Like most grazing breeds, beaucerons respond very well to different methods of dog training and disciplines. However, traditional canine training does not work well with this noble dog breed. Beaucerons suffer from serious stress if subject to fights, punishment and bad treatments. For this same reason we recommend always using positive reinforcement training with dogs.
If this French shorthaired shepherd is not trained properly it can develop canine behavior problems. If they do not get enough exercise or if they spend a lot of time alone, they can become destructive or aggressive.
This breed needs to begin education from when it is a puppy, with correct socialisation and training. As this dog is incredibly intelligent it will be convenient to start working with basic obedience orders when it is still a puppy. In this way when it reaches its adult stage, it will have well established basic forms of communication for safety and well-being. From the moment your beauceron has learnt all of the basic orders, you can then start working towards tricks, exercises and intelligence games.
The beauceron are usually healthy dogs, but this breed has certain predispositions to some diseases. In addition to following its vaccination and deworming schedule strictly, you should be aware of other possible diseases:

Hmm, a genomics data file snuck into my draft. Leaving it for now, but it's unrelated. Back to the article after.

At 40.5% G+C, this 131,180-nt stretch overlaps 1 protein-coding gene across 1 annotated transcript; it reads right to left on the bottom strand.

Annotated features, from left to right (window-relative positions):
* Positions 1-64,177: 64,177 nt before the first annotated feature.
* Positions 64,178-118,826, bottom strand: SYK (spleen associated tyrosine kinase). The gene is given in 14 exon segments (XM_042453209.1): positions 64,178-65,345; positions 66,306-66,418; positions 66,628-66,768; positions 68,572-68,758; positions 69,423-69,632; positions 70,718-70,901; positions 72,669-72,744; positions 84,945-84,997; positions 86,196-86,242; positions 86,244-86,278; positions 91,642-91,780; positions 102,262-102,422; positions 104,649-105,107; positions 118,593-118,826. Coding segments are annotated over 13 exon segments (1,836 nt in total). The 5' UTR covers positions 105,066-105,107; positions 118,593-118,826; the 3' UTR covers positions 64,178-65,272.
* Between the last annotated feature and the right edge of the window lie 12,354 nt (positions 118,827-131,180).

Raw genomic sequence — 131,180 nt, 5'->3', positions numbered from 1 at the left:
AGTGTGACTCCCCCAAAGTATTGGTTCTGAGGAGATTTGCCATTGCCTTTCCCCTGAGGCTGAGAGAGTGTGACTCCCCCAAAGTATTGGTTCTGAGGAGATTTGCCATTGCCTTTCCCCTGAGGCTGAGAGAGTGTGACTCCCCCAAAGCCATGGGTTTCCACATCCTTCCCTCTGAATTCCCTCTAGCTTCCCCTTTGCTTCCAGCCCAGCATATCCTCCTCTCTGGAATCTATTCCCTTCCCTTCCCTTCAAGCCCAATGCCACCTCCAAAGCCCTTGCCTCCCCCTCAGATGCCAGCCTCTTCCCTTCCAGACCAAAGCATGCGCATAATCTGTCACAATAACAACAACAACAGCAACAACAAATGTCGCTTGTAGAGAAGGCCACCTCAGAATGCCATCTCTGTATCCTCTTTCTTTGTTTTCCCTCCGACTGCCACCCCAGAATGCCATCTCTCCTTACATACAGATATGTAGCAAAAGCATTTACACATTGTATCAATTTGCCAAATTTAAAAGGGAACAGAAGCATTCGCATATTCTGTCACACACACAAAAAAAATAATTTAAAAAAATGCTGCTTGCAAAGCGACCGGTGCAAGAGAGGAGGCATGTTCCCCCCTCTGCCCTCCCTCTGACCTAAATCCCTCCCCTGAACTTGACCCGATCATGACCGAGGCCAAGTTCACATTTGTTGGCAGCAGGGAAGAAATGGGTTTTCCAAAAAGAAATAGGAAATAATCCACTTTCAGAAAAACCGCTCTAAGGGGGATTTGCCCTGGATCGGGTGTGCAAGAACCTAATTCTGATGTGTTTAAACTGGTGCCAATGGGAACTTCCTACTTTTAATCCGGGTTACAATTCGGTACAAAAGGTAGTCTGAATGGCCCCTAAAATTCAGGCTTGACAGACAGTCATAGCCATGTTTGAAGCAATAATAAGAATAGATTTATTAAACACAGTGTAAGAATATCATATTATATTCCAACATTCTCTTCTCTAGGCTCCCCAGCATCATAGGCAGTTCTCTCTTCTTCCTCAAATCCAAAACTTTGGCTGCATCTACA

- Hip dysplasia: a degenerative bone disease that affects the mobility of the dog causing pain and discomfort. It is a malformation of the joint and can appear if exercise is practiced excessively. If your beauceron suffers from this disease and is stressed, do not hesitate to visit your veterinarian as soon as possible.
- Gastric torsion: gastric torsion happens when we feed or offer water to a dog just before exercise. It is a very serious complication that puts the dog's life at serious risk.
- It is important to check the double spur of the its hind legs frequently, as it can easily be injured. In case of frequent injuries, it may be necessary to amputate it to avoid infection and subsequent damage (although this is against the breed standard and is not accepted). Tpo avoid injuries makes sure its nails and hair are frequently cut, specifically in that area.